To assist in the change with this new paid leave, the government has just released a new podcast, in partnership with Lifeline Australia, titled Small Business, Big Impact: How to Support Employees Experiencing Family and Domestic Violence. The podcast is hosted by Gretel Killeen, a great advocate and voice for Australian women. The podcast, designed for small business, has been guided by experts from the family and domestic violence sector alongside representatives from small business and their peak bodies. It'll help to prepare small-business owners for those important conversations in their workplaces about paid family and domestic violence leave and how they're going to be able to support their employees. That's usually what employers want to be able to do: ensure that they're there to be able to support good people working for them that they want to retain and keep in a safe working and living environment.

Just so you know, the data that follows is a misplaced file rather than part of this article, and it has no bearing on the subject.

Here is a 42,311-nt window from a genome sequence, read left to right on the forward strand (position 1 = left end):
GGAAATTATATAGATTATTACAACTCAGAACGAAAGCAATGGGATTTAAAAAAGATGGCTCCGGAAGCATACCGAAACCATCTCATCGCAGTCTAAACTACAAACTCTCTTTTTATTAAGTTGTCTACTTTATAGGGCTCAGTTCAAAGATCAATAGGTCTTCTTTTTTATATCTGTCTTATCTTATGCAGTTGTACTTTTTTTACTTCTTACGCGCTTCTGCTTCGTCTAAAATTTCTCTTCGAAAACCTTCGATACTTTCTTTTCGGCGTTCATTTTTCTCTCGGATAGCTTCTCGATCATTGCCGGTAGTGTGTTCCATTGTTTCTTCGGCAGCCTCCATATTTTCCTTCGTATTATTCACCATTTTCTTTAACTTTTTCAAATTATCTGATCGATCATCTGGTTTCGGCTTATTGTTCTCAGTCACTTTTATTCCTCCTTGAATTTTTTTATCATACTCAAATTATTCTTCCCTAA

I want to give a shout-out to the amazing women who—along with their representative union, the ASU—for 10 years visited us in Parliament House to talk to us about the need for this paid family and domestic violence leave. We couldn't get it through in the former government. I've been here for nine years trying to advocate for this leave. So it was with real joy that, with the election of the Labor government, we were finally able to bring this to fruition. The Albanese Labor government is deeply committed to a country free of gender based violence where all people live free from the fear of violence and they are safe at home, at work, at school, in the community and wherever they live and go. We should not accept anything less than that, ever.